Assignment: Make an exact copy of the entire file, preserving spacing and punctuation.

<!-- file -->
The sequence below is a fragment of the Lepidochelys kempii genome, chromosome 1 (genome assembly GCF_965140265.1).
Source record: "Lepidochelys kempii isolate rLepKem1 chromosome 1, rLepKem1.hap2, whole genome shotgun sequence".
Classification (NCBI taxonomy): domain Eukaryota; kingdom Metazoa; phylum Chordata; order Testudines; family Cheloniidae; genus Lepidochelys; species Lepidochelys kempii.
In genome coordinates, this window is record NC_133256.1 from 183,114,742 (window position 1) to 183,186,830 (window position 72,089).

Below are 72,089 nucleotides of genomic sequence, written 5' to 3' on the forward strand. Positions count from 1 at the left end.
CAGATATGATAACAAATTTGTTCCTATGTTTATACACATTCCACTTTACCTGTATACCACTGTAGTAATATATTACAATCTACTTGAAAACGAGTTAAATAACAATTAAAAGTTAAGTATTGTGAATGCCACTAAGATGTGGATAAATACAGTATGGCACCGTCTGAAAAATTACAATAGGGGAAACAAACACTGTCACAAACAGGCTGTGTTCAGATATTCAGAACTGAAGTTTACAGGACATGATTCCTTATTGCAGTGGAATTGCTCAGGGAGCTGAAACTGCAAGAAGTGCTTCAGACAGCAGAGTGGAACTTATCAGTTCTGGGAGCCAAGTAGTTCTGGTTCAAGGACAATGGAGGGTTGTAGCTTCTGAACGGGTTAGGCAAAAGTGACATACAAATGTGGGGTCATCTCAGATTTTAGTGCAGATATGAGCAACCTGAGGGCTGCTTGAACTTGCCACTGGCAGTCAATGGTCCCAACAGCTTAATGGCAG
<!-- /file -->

The sequence below is a fragment of the Lepidochelys kempii genome, chromosome 1 (genome assembly GCF_965140265.1).
Source record: "Lepidochelys kempii isolate rLepKem1 chromosome 1, rLepKem1.hap2, whole genome shotgun sequence".
Classification (NCBI taxonomy): domain Eukaryota; kingdom Metazoa; phylum Chordata; order Testudines; family Cheloniidae; genus Lepidochelys; species Lepidochelys kempii.
In genome coordinates, this window is record NC_133256.1 from 183,114,742 (window position 1) to 183,186,830 (window position 72,089).

Below are 72,089 nucleotides of genomic sequence, written 5' to 3' on the forward strand. Positions count from 1 at the left end.
CAGATATGATAACAAATTTGTTCCTATGTTTATACACATTCCACTTTACCTGTATACCACTGTAGTAATATATTACAATCTACTTGAAAACGAGTTAAATAACAATTAAAAGTTAAGTATTGTGAATGCCACTAAGATGTGGATAAATACAGTATGGCACCGTCTGAAAAATTACAATAGGGGAAACAAACACTGTCACAAACAGGCTGTGTTCAGATATTCAGAACTGAAGTTTACAGGACATGATTCCTTATTGCAGTGGAATTGCTCAGGGAGCTGAAACTGCAAGAAGTGCTTCAGACAGCAGAGTGGAACTTATCAGTTCTGGGAGCCAAGTAGTTCTGGTTCAAGGACAATGGAGGGTTGTAGCTTCTGAACGGGTTAGGCAAAAGTGACATACAAATGTGGGGTCATCTCAGATTTTAGTGCAGATATGAGCAACCTGAGGGCTGCTTGAACTTGCCACTGGCAGTCAATGGTCCCAACAGCTTAATGGCAG